Brussels, Belgium --- (METERING.COM) --- February 7, 2013 - Does infrared have the potential for home networking? – yes, suggests the findings of the European Union funded "hOME Gigabit Access" (OMEGA) project, which has created a system for higher broadband speeds that can connect multiple devices in the home.

Today, Wi-Fi is the home networking solution everyone uses, but it is unlikely to be able to meet future demands by itself. To ensure greater bandwidth, researchers on the OMEGA project have developed a network using a combination of power cables, radio signals and light.

Using visible and infrared light the researchers were able to transmit data at up to 280 Mbps over a distance of 10 m. The data was transferred in two directions between multiple devices, thus creating an infrared network. And what was a world first, the data was sent using LED ceiling lighting, increasingly common in many homes.

This technology could ensure that every office and household has enough bandwidth to connect a range of “smart” objects to each other like phones, cars and domestic appliances, according to an EC statement.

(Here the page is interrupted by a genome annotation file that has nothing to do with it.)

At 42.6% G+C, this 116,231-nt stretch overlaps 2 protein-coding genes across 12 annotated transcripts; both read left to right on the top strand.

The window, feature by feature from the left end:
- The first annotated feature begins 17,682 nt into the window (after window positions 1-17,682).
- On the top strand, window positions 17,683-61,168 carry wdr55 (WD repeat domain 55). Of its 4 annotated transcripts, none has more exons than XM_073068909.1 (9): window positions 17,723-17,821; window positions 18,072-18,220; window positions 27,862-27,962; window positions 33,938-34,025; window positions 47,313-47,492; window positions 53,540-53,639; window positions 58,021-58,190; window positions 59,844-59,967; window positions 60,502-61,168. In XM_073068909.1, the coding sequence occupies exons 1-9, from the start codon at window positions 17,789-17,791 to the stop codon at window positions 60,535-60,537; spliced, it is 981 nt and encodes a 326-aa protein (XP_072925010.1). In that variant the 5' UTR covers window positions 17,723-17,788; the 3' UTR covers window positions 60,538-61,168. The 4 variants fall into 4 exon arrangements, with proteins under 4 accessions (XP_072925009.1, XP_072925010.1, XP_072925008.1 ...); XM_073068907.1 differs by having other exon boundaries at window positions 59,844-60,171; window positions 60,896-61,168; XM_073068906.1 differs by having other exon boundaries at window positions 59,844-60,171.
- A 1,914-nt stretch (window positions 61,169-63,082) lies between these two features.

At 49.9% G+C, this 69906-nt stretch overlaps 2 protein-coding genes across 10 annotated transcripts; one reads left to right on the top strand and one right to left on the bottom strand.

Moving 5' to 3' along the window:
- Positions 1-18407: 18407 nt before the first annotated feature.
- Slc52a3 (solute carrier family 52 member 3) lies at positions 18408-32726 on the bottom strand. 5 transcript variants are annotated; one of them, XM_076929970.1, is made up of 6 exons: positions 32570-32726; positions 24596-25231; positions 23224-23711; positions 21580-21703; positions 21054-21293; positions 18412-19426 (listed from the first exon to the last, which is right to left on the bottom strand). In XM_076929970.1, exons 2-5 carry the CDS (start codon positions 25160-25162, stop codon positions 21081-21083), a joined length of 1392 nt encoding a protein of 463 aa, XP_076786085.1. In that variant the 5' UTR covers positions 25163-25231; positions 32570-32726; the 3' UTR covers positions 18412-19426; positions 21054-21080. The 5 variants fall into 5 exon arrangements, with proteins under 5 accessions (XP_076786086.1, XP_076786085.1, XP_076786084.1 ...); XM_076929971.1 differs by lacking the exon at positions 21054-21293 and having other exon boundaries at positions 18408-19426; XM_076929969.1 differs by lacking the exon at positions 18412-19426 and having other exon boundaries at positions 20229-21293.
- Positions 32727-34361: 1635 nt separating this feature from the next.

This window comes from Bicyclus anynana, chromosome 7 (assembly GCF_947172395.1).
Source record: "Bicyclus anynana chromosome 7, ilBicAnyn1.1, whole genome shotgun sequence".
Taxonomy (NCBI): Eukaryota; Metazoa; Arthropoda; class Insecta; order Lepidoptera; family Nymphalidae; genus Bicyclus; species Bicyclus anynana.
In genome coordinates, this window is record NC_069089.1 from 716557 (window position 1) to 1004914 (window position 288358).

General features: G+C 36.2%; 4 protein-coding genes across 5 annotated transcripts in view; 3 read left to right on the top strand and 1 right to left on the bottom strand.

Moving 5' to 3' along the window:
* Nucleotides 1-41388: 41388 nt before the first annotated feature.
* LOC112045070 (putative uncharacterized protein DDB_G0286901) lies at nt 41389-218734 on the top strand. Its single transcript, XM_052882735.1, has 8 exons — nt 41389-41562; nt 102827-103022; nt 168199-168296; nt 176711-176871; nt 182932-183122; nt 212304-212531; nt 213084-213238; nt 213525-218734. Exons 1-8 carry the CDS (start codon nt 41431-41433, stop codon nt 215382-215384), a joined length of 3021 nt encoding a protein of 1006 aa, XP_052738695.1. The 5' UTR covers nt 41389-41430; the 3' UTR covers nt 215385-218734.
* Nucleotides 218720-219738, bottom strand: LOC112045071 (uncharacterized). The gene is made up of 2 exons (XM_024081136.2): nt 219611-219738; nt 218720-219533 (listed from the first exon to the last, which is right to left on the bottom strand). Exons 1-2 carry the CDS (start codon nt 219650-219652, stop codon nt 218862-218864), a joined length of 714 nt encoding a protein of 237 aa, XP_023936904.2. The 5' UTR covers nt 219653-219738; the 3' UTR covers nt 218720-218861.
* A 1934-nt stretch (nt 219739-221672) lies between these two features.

Combining the technology with, for example, radio transmission, could result in much higher broadband speeds for consumers. It could also have other advantages when used alone, as the technology, known as “visible light communication,”causes less radio interference because the signal is contained within one room. This would be particularly beneficial for use in environments where a radio transmission network is either not permitted or where it interferes with the functioning of some equipment.

The €19.13 million OMEGA project is run by researchers from companies, universities and research institutions in Austria, France, Germany, Greece, Slovenia and the United Kingdom.

Industry is now ready to produce devices based on the standard, IEEE P1905.1, launched thanks to the OMEGA project, the statement said.